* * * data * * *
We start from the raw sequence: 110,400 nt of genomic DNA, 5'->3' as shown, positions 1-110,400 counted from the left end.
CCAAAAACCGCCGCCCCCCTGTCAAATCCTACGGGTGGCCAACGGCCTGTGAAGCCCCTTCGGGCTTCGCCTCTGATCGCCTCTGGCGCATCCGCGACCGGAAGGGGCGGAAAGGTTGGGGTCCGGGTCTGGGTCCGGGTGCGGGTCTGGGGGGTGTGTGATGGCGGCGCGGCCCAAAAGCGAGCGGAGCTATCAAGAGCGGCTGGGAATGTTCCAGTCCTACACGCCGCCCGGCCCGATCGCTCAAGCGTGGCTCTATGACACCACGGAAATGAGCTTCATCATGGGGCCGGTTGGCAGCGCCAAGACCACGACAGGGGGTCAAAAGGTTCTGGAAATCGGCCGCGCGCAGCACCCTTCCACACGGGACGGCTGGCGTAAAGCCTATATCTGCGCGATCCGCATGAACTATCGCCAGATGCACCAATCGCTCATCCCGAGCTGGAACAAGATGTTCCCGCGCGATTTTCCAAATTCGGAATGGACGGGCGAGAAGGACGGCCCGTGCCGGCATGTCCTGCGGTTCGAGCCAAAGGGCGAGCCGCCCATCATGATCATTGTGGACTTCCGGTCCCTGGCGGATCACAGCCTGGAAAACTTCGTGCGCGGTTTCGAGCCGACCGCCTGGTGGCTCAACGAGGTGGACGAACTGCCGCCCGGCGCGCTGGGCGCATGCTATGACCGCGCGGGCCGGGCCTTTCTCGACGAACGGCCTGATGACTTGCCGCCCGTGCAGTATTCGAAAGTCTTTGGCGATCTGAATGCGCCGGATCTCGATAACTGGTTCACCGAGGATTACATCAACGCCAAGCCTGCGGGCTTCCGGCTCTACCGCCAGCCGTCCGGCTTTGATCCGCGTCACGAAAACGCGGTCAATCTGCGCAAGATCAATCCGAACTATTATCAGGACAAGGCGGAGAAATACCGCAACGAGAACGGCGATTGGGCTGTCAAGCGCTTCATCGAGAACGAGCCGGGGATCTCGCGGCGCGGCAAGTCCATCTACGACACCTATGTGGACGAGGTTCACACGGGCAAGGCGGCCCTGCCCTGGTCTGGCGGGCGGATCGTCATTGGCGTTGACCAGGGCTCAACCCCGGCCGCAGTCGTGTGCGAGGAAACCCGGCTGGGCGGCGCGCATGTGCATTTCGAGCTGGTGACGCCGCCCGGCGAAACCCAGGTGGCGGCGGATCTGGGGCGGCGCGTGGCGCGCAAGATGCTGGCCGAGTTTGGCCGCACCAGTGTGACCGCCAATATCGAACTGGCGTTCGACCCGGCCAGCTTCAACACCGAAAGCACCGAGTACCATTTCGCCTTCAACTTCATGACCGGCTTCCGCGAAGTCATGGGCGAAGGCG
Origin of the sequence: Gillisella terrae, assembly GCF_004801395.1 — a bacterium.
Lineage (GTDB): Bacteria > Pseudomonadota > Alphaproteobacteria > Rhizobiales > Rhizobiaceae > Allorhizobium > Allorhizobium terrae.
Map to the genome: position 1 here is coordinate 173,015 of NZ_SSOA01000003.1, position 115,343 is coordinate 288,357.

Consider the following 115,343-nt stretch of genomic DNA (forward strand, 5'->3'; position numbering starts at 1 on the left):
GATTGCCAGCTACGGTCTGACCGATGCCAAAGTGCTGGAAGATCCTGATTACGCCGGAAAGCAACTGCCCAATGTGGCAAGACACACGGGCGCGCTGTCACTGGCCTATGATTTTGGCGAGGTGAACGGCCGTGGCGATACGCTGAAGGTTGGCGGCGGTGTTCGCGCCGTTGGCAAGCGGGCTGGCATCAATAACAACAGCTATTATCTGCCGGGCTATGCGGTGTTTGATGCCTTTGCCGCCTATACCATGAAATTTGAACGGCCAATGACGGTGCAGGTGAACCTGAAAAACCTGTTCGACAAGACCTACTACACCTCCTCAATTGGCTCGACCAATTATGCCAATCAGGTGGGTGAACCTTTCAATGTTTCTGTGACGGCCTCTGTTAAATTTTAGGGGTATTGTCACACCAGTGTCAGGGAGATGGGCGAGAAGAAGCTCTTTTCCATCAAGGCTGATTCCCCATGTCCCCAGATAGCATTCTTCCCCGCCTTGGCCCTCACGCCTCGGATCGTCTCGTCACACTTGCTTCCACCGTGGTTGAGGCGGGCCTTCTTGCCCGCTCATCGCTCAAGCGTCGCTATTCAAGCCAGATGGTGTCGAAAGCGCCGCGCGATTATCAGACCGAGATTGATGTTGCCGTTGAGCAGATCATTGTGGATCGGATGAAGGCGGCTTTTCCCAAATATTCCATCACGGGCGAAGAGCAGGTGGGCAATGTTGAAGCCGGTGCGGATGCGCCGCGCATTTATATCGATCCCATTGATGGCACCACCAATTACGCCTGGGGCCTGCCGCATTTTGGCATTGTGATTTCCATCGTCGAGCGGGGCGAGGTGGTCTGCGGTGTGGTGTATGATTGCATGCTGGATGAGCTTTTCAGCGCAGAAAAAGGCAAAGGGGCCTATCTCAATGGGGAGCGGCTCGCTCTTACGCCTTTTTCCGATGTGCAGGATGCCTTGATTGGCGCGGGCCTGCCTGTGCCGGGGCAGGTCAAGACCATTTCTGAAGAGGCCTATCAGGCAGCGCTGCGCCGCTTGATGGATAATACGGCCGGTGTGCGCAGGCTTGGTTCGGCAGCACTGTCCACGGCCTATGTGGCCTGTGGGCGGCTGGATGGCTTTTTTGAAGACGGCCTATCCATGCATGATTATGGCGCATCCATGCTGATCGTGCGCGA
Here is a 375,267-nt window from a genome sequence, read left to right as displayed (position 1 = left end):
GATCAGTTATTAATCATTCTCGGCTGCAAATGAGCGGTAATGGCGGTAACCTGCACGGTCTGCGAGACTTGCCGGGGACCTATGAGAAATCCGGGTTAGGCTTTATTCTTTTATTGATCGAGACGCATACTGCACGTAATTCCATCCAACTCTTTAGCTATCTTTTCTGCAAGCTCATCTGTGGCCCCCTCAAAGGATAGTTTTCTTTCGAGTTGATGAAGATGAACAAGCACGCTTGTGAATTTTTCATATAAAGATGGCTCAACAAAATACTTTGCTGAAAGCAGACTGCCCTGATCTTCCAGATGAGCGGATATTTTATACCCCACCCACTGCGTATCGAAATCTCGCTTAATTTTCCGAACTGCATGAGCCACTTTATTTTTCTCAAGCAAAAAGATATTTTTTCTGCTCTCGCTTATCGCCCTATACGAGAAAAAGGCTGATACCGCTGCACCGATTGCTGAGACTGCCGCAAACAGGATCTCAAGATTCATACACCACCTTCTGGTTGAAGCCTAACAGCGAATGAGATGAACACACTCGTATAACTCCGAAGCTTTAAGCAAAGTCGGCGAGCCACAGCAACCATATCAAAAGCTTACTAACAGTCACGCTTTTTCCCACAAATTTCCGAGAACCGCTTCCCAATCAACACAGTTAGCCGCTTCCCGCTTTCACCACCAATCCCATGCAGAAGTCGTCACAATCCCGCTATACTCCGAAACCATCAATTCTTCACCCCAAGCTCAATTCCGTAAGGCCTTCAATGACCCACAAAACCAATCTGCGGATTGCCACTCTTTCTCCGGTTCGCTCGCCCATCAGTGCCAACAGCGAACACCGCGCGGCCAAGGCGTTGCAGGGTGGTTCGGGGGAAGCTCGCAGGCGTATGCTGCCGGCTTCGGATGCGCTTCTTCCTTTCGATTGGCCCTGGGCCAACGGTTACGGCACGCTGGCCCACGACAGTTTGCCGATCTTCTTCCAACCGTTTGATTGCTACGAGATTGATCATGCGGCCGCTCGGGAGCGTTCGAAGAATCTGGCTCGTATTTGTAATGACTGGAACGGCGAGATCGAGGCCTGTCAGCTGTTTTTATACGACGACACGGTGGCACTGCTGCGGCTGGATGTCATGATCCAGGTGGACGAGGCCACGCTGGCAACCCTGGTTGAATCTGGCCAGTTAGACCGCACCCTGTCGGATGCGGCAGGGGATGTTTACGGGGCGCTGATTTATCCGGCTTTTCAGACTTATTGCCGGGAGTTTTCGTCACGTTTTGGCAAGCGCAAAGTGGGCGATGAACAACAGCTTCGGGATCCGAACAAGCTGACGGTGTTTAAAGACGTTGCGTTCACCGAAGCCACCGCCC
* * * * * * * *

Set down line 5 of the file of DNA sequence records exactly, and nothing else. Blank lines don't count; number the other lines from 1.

Map to the genome: position 1 here is coordinate 173,015 of NZ_SSOA01000003.1, position 115,343 is coordinate 288,357.